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NHMRC

National Institute of Clinical Studies (NICS) Fellows and Scholars

The Translating Research Into Practice (TRIP) Fellowship was previously named the National Institute of Clinical Studies (NICS) Fellowship. The following information provides a complete listing of the NICS Fellows and Scholars. NHMRC gratefully acknowledges the support of the co-funding partners:

  • Cancer Australia's National Centre for Gynaecological Cancers
  • Department of Veterans' Affairs
  • Gastroenterological Society of Australia
  • HCF Health and Medical Research Foundation
  • Heart Foundation
  • Melbourne Health
  • Motor Accident Commission
  • Multiple Sclerosis Research Australia
  • National Breast and Ovarian Cancer Centre
  • National Prescribing Service
  • Queensland Health
  • South Australia Department of Health
  • South Australia Health Nursing and Midwifery Office
  • Therapeutic Guidelines Limited
  • The Royal Australian and New Zealand College of Radiologists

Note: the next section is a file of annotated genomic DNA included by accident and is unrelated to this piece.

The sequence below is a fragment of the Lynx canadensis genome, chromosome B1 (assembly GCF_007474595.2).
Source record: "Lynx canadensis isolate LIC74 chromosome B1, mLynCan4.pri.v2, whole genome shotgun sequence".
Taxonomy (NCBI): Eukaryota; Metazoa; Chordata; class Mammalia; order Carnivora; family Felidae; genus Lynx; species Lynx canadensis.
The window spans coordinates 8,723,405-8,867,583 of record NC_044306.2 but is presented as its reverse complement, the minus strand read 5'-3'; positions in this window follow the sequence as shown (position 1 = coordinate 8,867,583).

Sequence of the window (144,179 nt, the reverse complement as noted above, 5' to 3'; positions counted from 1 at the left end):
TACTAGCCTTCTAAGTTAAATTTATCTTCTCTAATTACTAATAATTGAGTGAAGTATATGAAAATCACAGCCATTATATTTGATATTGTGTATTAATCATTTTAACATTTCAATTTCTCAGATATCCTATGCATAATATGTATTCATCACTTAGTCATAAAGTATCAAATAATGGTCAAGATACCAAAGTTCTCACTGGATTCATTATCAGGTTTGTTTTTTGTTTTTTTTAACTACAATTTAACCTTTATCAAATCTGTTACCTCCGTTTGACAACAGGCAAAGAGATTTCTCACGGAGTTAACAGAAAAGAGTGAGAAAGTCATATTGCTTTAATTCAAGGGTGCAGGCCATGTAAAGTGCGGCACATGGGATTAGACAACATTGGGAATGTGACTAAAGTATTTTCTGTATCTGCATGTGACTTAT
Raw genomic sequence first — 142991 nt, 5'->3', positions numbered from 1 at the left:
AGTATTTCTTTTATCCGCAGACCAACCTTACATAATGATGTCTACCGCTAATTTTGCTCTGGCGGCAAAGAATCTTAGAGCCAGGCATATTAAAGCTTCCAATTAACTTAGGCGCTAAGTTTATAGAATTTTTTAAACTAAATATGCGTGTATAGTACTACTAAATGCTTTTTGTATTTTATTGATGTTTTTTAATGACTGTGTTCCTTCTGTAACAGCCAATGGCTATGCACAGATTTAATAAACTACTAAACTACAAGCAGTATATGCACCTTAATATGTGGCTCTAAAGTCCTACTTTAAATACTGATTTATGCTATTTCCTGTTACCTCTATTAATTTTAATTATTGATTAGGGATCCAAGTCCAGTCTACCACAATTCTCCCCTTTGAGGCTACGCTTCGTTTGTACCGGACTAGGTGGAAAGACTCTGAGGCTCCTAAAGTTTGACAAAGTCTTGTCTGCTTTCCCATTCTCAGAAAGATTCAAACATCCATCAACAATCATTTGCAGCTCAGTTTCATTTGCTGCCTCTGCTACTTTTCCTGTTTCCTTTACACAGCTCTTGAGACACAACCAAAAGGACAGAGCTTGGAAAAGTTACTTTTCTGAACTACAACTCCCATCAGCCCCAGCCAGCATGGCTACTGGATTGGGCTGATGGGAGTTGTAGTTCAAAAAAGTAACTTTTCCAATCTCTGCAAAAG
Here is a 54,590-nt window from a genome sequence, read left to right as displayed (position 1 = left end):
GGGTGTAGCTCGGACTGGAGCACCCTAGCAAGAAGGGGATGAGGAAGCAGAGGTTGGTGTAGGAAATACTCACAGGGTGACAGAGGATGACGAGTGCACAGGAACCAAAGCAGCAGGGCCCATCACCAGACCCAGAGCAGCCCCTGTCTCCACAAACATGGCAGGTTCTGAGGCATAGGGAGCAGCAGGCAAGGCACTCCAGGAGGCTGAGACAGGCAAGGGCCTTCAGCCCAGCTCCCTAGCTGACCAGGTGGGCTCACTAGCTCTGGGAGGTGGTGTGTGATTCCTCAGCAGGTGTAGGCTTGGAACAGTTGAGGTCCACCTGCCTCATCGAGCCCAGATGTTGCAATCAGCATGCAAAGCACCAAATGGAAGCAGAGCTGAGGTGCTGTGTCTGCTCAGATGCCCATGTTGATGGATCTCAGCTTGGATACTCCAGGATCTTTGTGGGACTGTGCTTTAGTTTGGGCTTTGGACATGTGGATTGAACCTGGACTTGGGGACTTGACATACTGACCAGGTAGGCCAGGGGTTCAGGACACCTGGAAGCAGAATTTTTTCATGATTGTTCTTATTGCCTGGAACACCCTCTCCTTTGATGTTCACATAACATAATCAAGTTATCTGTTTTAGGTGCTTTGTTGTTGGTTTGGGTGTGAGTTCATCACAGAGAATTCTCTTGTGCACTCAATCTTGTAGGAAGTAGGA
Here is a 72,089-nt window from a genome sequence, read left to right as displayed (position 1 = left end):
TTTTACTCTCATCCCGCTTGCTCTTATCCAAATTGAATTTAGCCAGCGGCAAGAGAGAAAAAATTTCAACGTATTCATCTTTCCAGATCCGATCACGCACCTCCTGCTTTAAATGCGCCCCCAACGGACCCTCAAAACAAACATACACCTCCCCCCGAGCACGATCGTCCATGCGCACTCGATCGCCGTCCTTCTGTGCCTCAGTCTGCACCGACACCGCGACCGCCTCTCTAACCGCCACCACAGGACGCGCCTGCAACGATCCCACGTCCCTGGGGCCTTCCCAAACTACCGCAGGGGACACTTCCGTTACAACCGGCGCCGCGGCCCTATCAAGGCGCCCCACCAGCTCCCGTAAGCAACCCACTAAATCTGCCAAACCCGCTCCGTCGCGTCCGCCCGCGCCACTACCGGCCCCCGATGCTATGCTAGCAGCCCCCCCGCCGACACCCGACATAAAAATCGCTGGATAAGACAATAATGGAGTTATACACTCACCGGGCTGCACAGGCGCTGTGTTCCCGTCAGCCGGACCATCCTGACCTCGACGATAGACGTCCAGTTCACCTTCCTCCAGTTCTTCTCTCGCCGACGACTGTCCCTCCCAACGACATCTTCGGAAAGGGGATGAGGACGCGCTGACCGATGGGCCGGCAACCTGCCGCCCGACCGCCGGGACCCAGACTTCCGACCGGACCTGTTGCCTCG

• Transport Accident Commission
  • Victorian Quality Council
  • Western Australian Department of Health

National Institute of Clinical Studies (NICS) Fellows and Scholars


2009 Fellows

Dr Celia Chen, NICS-Multiple Sclerosis Research Australia Betty Cuthbert Fellow

Ophthalmologist, Flinders University, SA

Optimising the management of acute optic neuritis in people with Multiple Sclerosis

80% of people with Multiple Sclerosis (MS) will have at least one episode of optic neuritis, an inflammation of the optic nerve, which results in painful loss of vision. Prompt treatment can result in faster recovery and as MS is a chronic disease, patient knowledge and motivation is vital to ensuring optimal management however, suitable information is not always readily available. Dr Chen will develop and implement information tools about the symptoms and treatment options for optic neuritis, to help ensure people with MS make informed decisions about their care.

Dr Chen’s Fellowship is co-funded by MS Research Australia.

Mr Michael Frank, NICS-Melbourne Health Fellow (current)

Pharmacist, Melbourne Health, VIC

Improving the management of nicotine withdrawal in Melbourne Health’s inpatients.